Archives For mari

Cisco hosted tech reporters at its annual CES press reception last week and took us through a whirlwind of company news, vision-speak, and proof-of-concept demos. The best of the demos was an app giving users the ability not only to control TV from a mobile device, but also to share related secondary content between different screens. For example, execs showed how to bring up detailed program information or social networking content on a tablet, and then transfer that information in widget-like tiles to the television display.

On the tablet, meanwhile, the app kept a strip of video from the live program streaming at the top of the small screen, while still leaving the rest of the window open for browsing Internet content. The idea is that the video strip gives you the feeling that you’re still attached to a TV show even when you’re looking down at your mobile device. It sounds a little ridiculous, but it works. And, if you want, you can drag the strip down to see the full-screen video. Continue Reading…

Alticast HDMI Media Express Stick with Cox guide and apps

HDMI streaming sticks are everywhere now, but a new one powered by Alticast, and shown for the first time at CES, comes with an interesting twist. The HDMI Media Express Stick includes both the Reference Design Kit (RDK) software bundle developed by Comcast (and now jointly managed with Time Warner), and Android support. That means it can be used as a set-top alternative by cable companies while also including access to Android apps.

Alticast CTO John Carlucci ran through a demo that showed multiple cable UIs running on the streaming stick. One was Korean (Alticast is headquartered in Korea), but one was the Cox Trio guide. Continue Reading…

Going to ShowStoppers at CES is a bit like attending a carnival. The press event has gadget makers hawking their wares alongside display after display of brightly colored signage and geeky gear. It’s always tough to pick out the useful demos from the ones that only attract your eye because they’re shiny (more on that in a different post), but I did find two gadget accessories that are now on my must-have list.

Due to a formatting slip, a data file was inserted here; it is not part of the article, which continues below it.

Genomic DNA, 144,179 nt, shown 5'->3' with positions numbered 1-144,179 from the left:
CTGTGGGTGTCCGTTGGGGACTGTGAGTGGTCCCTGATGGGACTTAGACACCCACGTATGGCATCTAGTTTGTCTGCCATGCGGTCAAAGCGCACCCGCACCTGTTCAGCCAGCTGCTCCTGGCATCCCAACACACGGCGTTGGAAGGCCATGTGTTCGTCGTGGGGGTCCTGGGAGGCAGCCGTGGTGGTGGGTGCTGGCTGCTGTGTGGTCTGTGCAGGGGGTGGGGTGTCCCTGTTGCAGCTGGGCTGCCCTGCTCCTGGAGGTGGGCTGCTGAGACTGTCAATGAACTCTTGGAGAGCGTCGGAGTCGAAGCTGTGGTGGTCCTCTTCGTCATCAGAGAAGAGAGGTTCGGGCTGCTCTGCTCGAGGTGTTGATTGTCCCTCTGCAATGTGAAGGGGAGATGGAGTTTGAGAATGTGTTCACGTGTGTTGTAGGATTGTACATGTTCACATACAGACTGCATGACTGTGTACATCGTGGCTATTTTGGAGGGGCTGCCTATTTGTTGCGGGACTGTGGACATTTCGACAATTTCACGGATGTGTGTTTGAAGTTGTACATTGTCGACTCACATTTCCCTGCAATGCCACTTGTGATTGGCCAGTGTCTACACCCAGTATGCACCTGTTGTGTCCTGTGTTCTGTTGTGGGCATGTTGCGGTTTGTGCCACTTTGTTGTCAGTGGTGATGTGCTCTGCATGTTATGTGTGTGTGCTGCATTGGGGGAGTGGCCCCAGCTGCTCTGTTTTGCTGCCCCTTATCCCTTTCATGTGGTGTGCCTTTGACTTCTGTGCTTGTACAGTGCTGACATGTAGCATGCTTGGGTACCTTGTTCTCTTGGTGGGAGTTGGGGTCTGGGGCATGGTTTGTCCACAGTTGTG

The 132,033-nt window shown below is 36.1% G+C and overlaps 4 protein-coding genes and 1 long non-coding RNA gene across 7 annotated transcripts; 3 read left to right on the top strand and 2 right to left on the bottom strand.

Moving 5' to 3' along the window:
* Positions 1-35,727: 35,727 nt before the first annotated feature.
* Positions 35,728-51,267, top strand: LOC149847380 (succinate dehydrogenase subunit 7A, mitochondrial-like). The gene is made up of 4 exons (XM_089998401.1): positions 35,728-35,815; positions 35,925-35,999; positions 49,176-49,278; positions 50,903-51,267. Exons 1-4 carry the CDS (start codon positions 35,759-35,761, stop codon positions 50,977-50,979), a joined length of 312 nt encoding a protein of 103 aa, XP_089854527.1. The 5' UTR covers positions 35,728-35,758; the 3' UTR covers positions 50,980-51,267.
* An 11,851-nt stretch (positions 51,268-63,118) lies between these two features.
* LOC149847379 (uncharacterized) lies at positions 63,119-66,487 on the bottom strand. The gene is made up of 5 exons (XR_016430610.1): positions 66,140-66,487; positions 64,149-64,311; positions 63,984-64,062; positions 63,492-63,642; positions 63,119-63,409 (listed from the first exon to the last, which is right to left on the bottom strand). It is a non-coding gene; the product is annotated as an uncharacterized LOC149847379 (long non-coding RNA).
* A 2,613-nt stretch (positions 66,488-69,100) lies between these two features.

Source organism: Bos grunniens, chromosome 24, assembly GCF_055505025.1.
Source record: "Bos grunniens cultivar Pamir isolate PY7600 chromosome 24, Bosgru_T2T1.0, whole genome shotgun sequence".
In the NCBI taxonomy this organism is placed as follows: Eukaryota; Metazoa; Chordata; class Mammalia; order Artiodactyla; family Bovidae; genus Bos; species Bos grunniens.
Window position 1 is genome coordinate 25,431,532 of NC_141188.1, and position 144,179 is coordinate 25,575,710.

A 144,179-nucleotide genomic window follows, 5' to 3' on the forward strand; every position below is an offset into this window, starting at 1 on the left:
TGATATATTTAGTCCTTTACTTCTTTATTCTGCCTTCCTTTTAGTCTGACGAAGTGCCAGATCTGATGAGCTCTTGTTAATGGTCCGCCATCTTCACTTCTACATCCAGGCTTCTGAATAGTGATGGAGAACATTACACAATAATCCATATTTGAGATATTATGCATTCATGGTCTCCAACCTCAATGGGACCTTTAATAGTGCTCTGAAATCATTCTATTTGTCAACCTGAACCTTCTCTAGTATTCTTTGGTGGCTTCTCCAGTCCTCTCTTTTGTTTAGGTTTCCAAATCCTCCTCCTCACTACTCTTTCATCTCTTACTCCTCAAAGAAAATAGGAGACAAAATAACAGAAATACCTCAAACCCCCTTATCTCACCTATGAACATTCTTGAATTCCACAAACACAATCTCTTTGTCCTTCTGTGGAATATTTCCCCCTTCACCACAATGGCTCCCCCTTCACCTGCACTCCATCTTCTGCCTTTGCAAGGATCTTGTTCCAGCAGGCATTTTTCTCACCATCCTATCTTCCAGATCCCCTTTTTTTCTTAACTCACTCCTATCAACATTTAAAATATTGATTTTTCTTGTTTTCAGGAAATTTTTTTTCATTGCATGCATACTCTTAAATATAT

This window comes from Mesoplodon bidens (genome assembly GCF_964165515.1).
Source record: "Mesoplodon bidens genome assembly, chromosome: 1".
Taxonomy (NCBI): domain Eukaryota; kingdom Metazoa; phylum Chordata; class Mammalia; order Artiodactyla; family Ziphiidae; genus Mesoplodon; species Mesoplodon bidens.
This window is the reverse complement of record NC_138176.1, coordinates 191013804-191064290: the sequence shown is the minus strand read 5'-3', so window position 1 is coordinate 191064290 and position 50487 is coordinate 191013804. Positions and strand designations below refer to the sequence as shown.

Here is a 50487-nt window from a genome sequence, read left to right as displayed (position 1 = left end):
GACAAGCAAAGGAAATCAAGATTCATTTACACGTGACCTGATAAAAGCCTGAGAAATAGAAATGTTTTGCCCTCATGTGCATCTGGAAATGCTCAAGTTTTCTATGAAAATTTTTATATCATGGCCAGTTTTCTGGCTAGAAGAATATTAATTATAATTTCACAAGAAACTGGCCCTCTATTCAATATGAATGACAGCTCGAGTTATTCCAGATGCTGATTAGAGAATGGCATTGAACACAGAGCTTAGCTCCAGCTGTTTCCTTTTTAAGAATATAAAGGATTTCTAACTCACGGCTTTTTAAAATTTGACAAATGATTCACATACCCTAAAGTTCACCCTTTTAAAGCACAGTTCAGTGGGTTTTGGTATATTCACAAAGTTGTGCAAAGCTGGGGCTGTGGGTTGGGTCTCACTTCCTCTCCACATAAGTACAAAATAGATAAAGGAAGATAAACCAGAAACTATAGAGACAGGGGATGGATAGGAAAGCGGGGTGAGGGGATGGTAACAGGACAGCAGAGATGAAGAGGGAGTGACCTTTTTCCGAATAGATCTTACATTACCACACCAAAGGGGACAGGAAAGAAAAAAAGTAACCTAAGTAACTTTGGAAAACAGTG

Anker Astro 2

First up is the new Anker Astro external battery. I got an earlier version of the product for Christmas 2012, and it sustained me through my CES travels of last year. Since then, however, Anker has seriously stepped up its game on the style front. While I adore my original Anker for its functionality, the new models are smooth, soft, and much smaller in the hand. And even the smallest model still holds enough charging capacity to power up an iPhone three times over. I’m definitely upgrading soon. Continue Reading…

Intel 3D camera

Call me a Sci-Fi nut, but I’m a sucker for stories about human/brain interfaces, virtual reality, and the coming Singularity. And Intel’s press conference hit every one of those trigger points at CES this afternoon. Senior VP Mooly Eden described blended devices where brain and machine are physically linked together and said he believes it’s a matter of “when” not “if” that vision becomes a reality.

Eden also alluded to Kurzweil’s Singularity theory that computers will surpass human intelligence in the coming decades. According to Eden’s calculations, silicon will have more transistors than the brain has neurons in only a dozen more years.

While the presentation was heavily aspirational, however, Eden also offered several concrete developments from Intel for the pragmatists in the audience. Continue Reading…

ActiveVideo AmEx ad